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Kill the Dead by Richard Kadrey

Being really old means falling victim to the curse of memory. You know weird stuff no-one else cares about, but have the uncontrollable urge to tell everyone all about it. Like remembering the first time I saw Hellzapoppin’ in the cinema more than fifty years ago. It was a revelation. Living in a quiet backwater, experience had taught me Hollywood produced rather dull films, particularly as propaganda or feel-good during and immediately after WWII. This was my first experience of genuinely subversive comedy in the cinema. Now, apart from the Lindy Hoppin’, it all looks a bit desperate and rather sad. For those with hindsight, we can judge how radical it was, appreciate how much it challenged orthodoxy, and then just smile. Sometimes, humour can’t transcend the cultural limitations of time. You have to be in the moment to appreciate it and then have the wisdom to let it go.

For years, I used to think the same problem applied to written humour — that it was forever stuck in its culture. Then, in 1962, I picked up a copy of Catch 22 — the first time I laughed out loud at an American book — shame about the film version. Now I believe it all comes down to the voice. Most of the time, authors aim their creativity at the mass market. This is capitalism in action as, not unnaturally, everyone wants to get the maximum return from the labour of writing. So whatever humour is involved tends to be generic, picking targets familiar to the largest number of people. The result is uniform blandness. It’s all wonderfully inoffensive, usually boring and forgotten quite quickly.

All of which thinking brings me to Kill the Dead by Richard Kadrey (the sequel to Sandman Slim). This is not an author aiming at the mass reading audience. According to the demographics, there are more Christians to the square mile across the US than in any other country. Allowing for some dishonesty in answering questionnaires, more than 80% of the population declares some degree of belief in a personal God. Largely following in the Islamic tradition of condemning anyone who mocks their God or His prophets, Christians resist direct or indirect criticism of their beliefs. Marketing this book to them is therefore a challenge. For example, in an early exchange, our hero says to the Devil, “You gave God a rusty trombone and lived to talk about it.” Not something likely to amuse an Old Testament literalist who is probably pissed off that His God has not been making with the lightning bolts to rid this world of blasphemers. That said, there’s actually news that Hollywood may be greenlighting a screen adaptation of The Screwtape Letters by C. S. Lewis. I suppose the letters will be rewritten so that’s it’s advice from a senior angel on how to guide humans in avoiding temptation and falling into sin. Even 1940’s British satire may be too much for modern America.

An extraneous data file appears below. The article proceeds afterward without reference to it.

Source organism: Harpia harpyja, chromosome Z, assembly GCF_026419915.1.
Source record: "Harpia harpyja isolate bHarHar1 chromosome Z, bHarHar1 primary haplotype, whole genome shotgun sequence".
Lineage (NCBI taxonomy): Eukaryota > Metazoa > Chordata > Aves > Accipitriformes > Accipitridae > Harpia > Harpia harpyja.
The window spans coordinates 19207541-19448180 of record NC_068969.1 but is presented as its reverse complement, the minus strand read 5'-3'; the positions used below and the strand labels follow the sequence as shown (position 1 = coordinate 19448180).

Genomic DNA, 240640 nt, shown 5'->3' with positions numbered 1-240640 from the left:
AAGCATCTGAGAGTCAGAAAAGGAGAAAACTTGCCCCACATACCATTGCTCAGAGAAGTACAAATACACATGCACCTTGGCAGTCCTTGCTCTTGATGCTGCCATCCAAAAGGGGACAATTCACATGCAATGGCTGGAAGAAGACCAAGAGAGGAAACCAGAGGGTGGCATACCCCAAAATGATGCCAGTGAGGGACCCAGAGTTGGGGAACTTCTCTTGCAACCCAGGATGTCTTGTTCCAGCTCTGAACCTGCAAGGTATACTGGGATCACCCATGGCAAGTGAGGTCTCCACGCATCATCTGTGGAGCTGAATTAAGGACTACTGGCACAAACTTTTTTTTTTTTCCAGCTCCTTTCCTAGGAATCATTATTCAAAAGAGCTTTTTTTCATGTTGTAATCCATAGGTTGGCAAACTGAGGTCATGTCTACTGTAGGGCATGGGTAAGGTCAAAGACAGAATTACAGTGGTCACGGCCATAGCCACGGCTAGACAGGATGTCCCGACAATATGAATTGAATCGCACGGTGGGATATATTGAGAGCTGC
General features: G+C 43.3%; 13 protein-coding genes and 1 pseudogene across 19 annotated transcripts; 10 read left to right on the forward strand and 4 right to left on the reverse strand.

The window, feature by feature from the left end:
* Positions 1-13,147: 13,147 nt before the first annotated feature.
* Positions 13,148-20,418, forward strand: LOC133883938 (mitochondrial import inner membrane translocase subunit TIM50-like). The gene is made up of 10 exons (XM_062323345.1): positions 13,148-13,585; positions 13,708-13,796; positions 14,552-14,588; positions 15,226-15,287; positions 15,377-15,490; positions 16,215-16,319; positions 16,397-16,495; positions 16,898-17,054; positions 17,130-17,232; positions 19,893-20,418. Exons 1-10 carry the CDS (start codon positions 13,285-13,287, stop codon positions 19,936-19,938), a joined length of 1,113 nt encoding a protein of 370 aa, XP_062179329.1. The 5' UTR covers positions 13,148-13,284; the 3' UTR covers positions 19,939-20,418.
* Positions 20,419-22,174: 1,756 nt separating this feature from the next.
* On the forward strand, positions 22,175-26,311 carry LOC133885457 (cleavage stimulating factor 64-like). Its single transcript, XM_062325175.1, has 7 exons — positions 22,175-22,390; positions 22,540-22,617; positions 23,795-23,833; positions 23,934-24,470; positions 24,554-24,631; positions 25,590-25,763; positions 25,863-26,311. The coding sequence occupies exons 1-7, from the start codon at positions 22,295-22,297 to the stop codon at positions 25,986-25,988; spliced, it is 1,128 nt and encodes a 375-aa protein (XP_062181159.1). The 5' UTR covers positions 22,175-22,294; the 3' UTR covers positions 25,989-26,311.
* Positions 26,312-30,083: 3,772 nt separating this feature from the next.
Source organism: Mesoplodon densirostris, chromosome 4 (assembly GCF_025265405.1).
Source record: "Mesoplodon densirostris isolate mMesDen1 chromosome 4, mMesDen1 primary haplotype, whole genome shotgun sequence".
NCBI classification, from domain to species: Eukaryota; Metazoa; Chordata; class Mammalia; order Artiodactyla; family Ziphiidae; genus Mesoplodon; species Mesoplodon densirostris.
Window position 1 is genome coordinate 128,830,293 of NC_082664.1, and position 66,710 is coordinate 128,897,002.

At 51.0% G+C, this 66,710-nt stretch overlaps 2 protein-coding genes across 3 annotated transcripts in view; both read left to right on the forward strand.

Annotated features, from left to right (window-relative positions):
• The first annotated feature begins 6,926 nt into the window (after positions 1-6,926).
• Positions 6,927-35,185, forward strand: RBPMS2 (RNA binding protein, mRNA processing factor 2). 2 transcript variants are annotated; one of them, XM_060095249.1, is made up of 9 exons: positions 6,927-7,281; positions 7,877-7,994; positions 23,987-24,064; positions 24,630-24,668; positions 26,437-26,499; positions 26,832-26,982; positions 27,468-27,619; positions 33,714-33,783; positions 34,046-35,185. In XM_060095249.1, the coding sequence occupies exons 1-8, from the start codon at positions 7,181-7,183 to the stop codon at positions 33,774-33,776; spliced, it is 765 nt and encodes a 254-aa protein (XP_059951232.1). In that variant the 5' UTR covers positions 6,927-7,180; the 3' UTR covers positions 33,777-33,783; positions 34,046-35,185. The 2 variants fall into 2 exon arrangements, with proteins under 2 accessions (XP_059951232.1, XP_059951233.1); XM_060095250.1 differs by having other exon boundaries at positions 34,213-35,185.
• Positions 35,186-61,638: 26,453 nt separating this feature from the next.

Be that as it may, Kill the Dead follows on from Sandman Slim with a completely irreverent first-person narrative involving God, the Devil, a few angels and lesser devils, the occasional vampire, various magicians and, as the title suggests, quite a lot of dead folk. Not forgetting our Sandman who is, of course, an Abomination — like all the best anti-heroes in these end-of-days stories. Although, truth be told, our hero does go a little schizo in the heat of battle and therefore loses some of his acerbic wit for a moment or two.

The most pleasing aspect of the whole is the character development. As our escapee from Hell, James Stark is initially a man on a mission and there ain’t nothing gonna stand in his way as his campaign for revenge rapidly gets out of hand and involves ever more dangerous opponents. Having successfully navigated through to a not-unsuccessful ending in the first book, we now find him working for the “good guys” but, as is always the case, he soon finds himself caught up in a whole new threat scenario. This time, it’s the Devil who’s za popped outa Hell and wants Stark as a bodyguard while visiting Earth. That’s when he’s not offering his expertise to Homeland Security on magical masochism. Yet, there’s soon something strange about Stark. He’s thinking before, during and after more violent episodes. Even to him, this goes against the grain. Indeed there seems to be a whole new unexplored dimension to his personality and physical abilities. Our guess that he must be growing into more of the abilities genetically transmitted by his father is confirmed as the pages turn.

So we have a nicely balanced horror story with associated magic and general supernatural mayhem, developing into a mystery thriller in which we wonder who is behind the plot to stir up all the dead without waiting for the last trump to sound. Told with a positively wicked and noirish sense of humour, readers whizz through to the end as if pursued by the Devil, leaving us hoping for the third episode which is titled Aloha From Hell and due in 2011. This is definitely poppin’ for all who enjoyed the first outing and, unlike Hellzapoppin’ and The Screwtape Letters, will travel well in time. For a review of the fourth and fifth in the series, see Devil Said Bang and Kill City Blues.

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